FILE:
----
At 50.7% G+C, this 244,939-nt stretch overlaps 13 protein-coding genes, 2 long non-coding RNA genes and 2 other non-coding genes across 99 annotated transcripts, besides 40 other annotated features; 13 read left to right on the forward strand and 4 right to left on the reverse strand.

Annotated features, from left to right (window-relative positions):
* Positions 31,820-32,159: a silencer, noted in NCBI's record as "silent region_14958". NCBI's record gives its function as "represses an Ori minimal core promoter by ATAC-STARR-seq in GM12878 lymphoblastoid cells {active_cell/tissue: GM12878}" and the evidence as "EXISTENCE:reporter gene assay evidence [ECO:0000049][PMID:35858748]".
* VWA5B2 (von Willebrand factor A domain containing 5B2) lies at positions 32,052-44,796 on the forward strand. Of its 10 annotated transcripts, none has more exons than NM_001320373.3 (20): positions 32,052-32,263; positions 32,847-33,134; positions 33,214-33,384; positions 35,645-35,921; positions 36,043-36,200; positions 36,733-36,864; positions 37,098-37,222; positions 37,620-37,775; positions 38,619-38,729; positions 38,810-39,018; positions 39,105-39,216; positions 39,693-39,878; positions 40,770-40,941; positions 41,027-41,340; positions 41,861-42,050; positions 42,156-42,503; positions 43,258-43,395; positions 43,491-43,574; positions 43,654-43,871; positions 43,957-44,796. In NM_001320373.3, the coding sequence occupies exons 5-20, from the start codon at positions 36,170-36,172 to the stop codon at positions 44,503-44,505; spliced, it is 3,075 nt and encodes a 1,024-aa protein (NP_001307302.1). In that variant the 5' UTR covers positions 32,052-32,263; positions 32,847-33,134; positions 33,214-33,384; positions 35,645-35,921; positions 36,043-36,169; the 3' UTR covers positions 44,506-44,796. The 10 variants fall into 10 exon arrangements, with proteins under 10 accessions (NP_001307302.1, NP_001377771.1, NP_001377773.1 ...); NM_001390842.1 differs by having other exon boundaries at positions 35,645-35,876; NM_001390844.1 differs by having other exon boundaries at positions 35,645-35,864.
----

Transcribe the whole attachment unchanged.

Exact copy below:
At 50.7% G+C, this 244,939-nt stretch overlaps 13 protein-coding genes, 2 long non-coding RNA genes and 2 other non-coding genes across 99 annotated transcripts, besides 40 other annotated features; 13 read left to right on the forward strand and 4 right to left on the reverse strand.

Annotated features, from left to right (window-relative positions):
* Positions 31,820-32,159: a silencer, noted in NCBI's record as "silent region_14958". NCBI's record gives its function as "represses an Ori minimal core promoter by ATAC-STARR-seq in GM12878 lymphoblastoid cells {active_cell/tissue: GM12878}" and the evidence as "EXISTENCE:reporter gene assay evidence [ECO:0000049][PMID:35858748]".
* VWA5B2 (von Willebrand factor A domain containing 5B2) lies at positions 32,052-44,796 on the forward strand. Of its 10 annotated transcripts, none has more exons than NM_001320373.3 (20): positions 32,052-32,263; positions 32,847-33,134; positions 33,214-33,384; positions 35,645-35,921; positions 36,043-36,200; positions 36,733-36,864; positions 37,098-37,222; positions 37,620-37,775; positions 38,619-38,729; positions 38,810-39,018; positions 39,105-39,216; positions 39,693-39,878; positions 40,770-40,941; positions 41,027-41,340; positions 41,861-42,050; positions 42,156-42,503; positions 43,258-43,395; positions 43,491-43,574; positions 43,654-43,871; positions 43,957-44,796. In NM_001320373.3, the coding sequence occupies exons 5-20, from the start codon at positions 36,170-36,172 to the stop codon at positions 44,503-44,505; spliced, it is 3,075 nt and encodes a 1,024-aa protein (NP_001307302.1). In that variant the 5' UTR covers positions 32,052-32,263; positions 32,847-33,134; positions 33,214-33,384; positions 35,645-35,921; positions 36,043-36,169; the 3' UTR covers positions 44,506-44,796. The 10 variants fall into 10 exon arrangements, with proteins under 10 accessions (NP_001307302.1, NP_001377771.1, NP_001377773.1 ...); NM_001390842.1 differs by having other exon boundaries at positions 35,645-35,876; NM_001390844.1 differs by having other exon boundaries at positions 35,645-35,864.